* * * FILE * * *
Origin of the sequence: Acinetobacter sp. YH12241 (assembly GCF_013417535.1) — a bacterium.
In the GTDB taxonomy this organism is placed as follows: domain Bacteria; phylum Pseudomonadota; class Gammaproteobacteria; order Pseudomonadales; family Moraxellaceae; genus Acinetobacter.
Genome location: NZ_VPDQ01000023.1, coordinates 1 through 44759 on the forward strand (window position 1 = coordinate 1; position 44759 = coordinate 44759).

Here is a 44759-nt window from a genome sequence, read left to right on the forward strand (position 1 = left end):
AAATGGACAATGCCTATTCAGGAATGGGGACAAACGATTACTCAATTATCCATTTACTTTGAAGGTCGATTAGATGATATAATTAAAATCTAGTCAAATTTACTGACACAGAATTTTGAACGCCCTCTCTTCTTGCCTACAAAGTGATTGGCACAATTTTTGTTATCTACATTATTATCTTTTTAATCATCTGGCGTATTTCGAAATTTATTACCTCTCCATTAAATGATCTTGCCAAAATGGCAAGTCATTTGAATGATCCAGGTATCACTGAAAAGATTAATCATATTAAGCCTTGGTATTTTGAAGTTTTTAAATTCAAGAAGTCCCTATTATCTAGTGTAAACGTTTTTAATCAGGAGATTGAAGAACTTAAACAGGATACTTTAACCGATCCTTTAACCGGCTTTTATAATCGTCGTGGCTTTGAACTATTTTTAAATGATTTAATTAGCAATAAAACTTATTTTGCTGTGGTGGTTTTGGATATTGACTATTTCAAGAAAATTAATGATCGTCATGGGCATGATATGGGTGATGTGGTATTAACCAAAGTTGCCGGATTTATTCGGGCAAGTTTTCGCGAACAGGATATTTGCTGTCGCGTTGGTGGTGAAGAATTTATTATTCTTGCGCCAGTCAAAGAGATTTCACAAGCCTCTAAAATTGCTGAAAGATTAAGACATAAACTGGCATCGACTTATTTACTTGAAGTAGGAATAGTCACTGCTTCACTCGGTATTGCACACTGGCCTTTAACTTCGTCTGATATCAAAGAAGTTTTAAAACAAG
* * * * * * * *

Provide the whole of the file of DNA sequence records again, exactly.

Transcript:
Origin of the sequence: Acinetobacter sp. YH12241 (assembly GCF_013417535.1) — a bacterium.
In the GTDB taxonomy this organism is placed as follows: domain Bacteria; phylum Pseudomonadota; class Gammaproteobacteria; order Pseudomonadales; family Moraxellaceae; genus Acinetobacter.
Genome location: NZ_VPDQ01000023.1, coordinates 1 through 44759 on the forward strand (window position 1 = coordinate 1; position 44759 = coordinate 44759).

Here is a 44759-nt window from a genome sequence, read left to right on the forward strand (position 1 = left end):
AAATGGACAATGCCTATTCAGGAATGGGGACAAACGATTACTCAATTATCCATTTACTTTGAAGGTCGATTAGATGATATAATTAAAATCTAGTCAAATTTACTGACACAGAATTTTGAACGCCCTCTCTTCTTGCCTACAAAGTGATTGGCACAATTTTTGTTATCTACATTATTATCTTTTTAATCATCTGGCGTATTTCGAAATTTATTACCTCTCCATTAAATGATCTTGCCAAAATGGCAAGTCATTTGAATGATCCAGGTATCACTGAAAAGATTAATCATATTAAGCCTTGGTATTTTGAAGTTTTTAAATTCAAGAAGTCCCTATTATCTAGTGTAAACGTTTTTAATCAGGAGATTGAAGAACTTAAACAGGATACTTTAACCGATCCTTTAACCGGCTTTTATAATCGTCGTGGCTTTGAACTATTTTTAAATGATTTAATTAGCAATAAAACTTATTTTGCTGTGGTGGTTTTGGATATTGACTATTTCAAGAAAATTAATGATCGTCATGGGCATGATATGGGTGATGTGGTATTAACCAAAGTTGCCGGATTTATTCGGGCAAGTTTTCGCGAACAGGATATTTGCTGTCGCGTTGGTGGTGAAGAATTTATTATTCTTGCGCCAGTCAAAGAGATTTCACAAGCCTCTAAAATTGCTGAAAGATTAAGACATAAACTGGCATCGACTTATTTACTTGAAGTAGGAATAGTCACTGCTTCACTCGGTATTGCACACTGGCCTTTAACTTCGTCTGATATCAAAGAAGTTTTAAAACAAG